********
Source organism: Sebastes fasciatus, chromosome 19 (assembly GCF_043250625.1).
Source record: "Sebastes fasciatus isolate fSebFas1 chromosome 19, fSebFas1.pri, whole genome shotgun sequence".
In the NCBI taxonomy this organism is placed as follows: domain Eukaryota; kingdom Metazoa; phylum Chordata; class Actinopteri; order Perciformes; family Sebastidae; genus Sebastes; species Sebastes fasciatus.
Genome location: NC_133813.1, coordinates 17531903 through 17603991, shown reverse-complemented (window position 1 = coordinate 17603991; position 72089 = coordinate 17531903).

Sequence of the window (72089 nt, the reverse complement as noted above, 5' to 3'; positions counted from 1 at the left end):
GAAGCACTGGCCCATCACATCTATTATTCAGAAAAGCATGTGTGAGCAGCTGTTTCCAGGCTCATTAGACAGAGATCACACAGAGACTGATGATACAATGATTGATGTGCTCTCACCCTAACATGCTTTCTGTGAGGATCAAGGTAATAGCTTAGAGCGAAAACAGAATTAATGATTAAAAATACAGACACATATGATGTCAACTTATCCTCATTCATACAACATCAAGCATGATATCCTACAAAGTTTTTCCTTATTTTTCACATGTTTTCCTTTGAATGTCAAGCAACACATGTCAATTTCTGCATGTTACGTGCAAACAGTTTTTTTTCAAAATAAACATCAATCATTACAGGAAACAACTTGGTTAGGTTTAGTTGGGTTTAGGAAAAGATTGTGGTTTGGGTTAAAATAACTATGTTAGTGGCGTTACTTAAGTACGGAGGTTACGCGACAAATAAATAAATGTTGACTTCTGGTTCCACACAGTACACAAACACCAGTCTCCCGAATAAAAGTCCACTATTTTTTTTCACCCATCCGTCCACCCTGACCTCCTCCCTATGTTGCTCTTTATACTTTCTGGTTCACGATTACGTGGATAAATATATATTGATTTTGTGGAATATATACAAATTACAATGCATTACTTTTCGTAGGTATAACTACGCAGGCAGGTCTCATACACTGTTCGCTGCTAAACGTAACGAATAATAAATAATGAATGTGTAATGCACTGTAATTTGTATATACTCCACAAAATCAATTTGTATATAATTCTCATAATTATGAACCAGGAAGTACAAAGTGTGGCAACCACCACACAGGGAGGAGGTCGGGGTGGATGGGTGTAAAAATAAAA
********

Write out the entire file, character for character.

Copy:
Source organism: Sebastes fasciatus, chromosome 19 (assembly GCF_043250625.1).
Source record: "Sebastes fasciatus isolate fSebFas1 chromosome 19, fSebFas1.pri, whole genome shotgun sequence".
In the NCBI taxonomy this organism is placed as follows: domain Eukaryota; kingdom Metazoa; phylum Chordata; class Actinopteri; order Perciformes; family Sebastidae; genus Sebastes; species Sebastes fasciatus.
Genome location: NC_133813.1, coordinates 17531903 through 17603991, shown reverse-complemented (window position 1 = coordinate 17603991; position 72089 = coordinate 17531903).

Sequence of the window (72089 nt, the reverse complement as noted above, 5' to 3'; positions counted from 1 at the left end):
GAAGCACTGGCCCATCACATCTATTATTCAGAAAAGCATGTGTGAGCAGCTGTTTCCAGGCTCATTAGACAGAGATCACACAGAGACTGATGATACAATGATTGATGTGCTCTCACCCTAACATGCTTTCTGTGAGGATCAAGGTAATAGCTTAGAGCGAAAACAGAATTAATGATTAAAAATACAGACACATATGATGTCAACTTATCCTCATTCATACAACATCAAGCATGATATCCTACAAAGTTTTTCCTTATTTTTCACATGTTTTCCTTTGAATGTCAAGCAACACATGTCAATTTCTGCATGTTACGTGCAAACAGTTTTTTTTCAAAATAAACATCAATCATTACAGGAAACAACTTGGTTAGGTTTAGTTGGGTTTAGGAAAAGATTGTGGTTTGGGTTAAAATAACTATGTTAGTGGCGTTACTTAAGTACGGAGGTTACGCGACAAATAAATAAATGTTGACTTCTGGTTCCACACAGTACACAAACACCAGTCTCCCGAATAAAAGTCCACTATTTTTTTTCACCCATCCGTCCACCCTGACCTCCTCCCTATGTTGCTCTTTATACTTTCTGGTTCACGATTACGTGGATAAATATATATTGATTTTGTGGAATATATACAAATTACAATGCATTACTTTTCGTAGGTATAACTACGCAGGCAGGTCTCATACACTGTTCGCTGCTAAACGTAACGAATAATAAATAATGAATGTGTAATGCACTGTAATTTGTATATACTCCACAAAATCAATTTGTATATAATTCTCATAATTATGAACCAGGAAGTACAAAGTGTGGCAACCACCACACAGGGAGGAGGTCGGGGTGGATGGGTGTAAAAATAAAA